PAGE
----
Densho Digital Archive
Densho Visual History Collection
Title: Gene Akutsu Interview
Narrator: Gene Akutsu
Interviewers: Larry Hashima (primary), Stephen Fugita (secondary)
Location: Seattle, Washington
Date: July 25, 1997
Densho ID: denshovh-agene-01-0008

<Begin Segment 8>

LH: So for those, for those months after your father was taken away, you saw him for the last time for a couple of years, what was your life like, your everyday life like for those couple of, couple of months before evacuation started?

GA: Well, I'll tell ya, it was pretty hectic. For myself, being just a teenager of -- what was I? Fifteen years old or sixteen years old, it didn't hit us as much as it did my brother. He was in the senior year in the university, he had to cut that short and, to, to help close up the shoe repair shop and dispose of all the inventory as well as the machinery. And what they did was, they took it as doing a favor for us so they just give us little compensation for what they took. But we finally closed the shop and on May, Mother's Day in 1942, they sent us to the Puyallup -- what they referred to as an assembly center. And when we went there, they had four areas, Area A, B, C which were parking lots for the fair, and Area D, which is the fairground itself. And all of the areas were surrounded with barbed wires and -- as well as the MPs or the soldiers -- and all the key positions were manned by a machine gun tower facing inwards, not outwards but inwards. And that's when it really hit me that this is really real, that they're referring to us as an "enemy alien." We spent four months -- I guess four, four-and-a-half months in Area D. I would say we were pretty lucky to be there because... because a lot of the areas, they had the, they didn't have any shade during the summertime and we had some hot summer days.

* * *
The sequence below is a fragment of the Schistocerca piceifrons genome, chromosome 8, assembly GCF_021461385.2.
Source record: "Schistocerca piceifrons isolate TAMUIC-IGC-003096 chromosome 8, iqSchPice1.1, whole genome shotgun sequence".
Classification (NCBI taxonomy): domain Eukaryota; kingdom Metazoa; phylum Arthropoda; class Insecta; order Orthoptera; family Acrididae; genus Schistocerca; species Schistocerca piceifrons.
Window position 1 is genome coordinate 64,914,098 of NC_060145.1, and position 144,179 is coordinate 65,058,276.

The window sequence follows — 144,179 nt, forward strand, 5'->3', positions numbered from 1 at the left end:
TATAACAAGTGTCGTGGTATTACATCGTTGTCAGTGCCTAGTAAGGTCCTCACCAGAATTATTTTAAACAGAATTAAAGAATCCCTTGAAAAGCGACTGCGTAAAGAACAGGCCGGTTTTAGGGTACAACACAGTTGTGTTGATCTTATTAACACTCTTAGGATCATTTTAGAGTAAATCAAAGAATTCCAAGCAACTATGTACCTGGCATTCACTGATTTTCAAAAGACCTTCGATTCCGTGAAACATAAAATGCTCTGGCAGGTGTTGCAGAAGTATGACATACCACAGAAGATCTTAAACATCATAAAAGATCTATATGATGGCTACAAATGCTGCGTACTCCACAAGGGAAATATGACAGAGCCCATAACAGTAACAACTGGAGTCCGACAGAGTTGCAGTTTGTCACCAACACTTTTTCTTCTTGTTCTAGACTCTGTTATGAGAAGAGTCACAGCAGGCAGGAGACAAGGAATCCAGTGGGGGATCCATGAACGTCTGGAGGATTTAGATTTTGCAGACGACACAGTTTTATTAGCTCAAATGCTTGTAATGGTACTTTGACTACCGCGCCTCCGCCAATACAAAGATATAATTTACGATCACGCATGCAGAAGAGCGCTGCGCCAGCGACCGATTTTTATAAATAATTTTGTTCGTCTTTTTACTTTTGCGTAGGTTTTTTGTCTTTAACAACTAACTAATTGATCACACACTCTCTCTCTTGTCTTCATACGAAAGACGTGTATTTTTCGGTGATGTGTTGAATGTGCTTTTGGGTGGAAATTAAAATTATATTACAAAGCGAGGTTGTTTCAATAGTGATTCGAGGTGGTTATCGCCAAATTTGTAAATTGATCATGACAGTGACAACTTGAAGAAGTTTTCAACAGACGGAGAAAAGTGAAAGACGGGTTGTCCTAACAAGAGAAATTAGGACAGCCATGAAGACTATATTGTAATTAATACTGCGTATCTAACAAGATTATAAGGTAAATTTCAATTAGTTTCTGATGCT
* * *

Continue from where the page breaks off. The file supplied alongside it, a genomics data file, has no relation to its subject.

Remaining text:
LH: So Area D was where your family ended, and what did that look like and how was that set up in the Puyallup Fairgrounds?

GA: Wherever they had flat area, just like their arena, they had a number of barracks lined up within the area there. And also along the, close to the Dipper, where it still stands. In that area where it was all cleared they had barracks all over there, too. There were some people who were put into isolation because of the children having measles or chicken pox or whatever and they were put into some areas where animals were installed, in the stalls of animals and it really smelled in some of those areas and I felt very sorry for those people. The fairground was set up to accommodate people for about ten days during the fair but then we'd been there, as I said, for four, four-and-a-half months and what had happened was the septic tanks started to overflow. And me, not being in the, having the education -- just going to school yet -- we wound up in what they call maintenance crew, an "operation," they used to call it. And we wound up asked to volunteers as, "You-you-you, come on, we going to clean out the septic tank." And we used to clean out the septic tank every four to five weeks, take it out to the field and dump it and then take it over to the river to rinse out the garbage can and haul it back and that kind of was the regular routine. You do it a few times and you start thinking nothing of it. I guess you get accustomed to it.

LH: What about the first time that you did it?

GA: Well, I must say, that's my first start to smoke. [Laughs] Yeah, I... it smelled so much that we had to get something -- cigar, cigarettes -- give me anything and we all puffed on it and we were at the age where we'd like to experiment, too, I guess, and at that time I started to mess around with it and I kind of got hooked. Yeah. Mother knew about it, though. She'd come close to me and she says, "You smell, cigarettes."

LH: Even through the septic tank, huh? [Laughs]

GA: Oh yes. Yeah.

<End Segment 8> - Copyright © 1997 Densho. All Rights Reserved.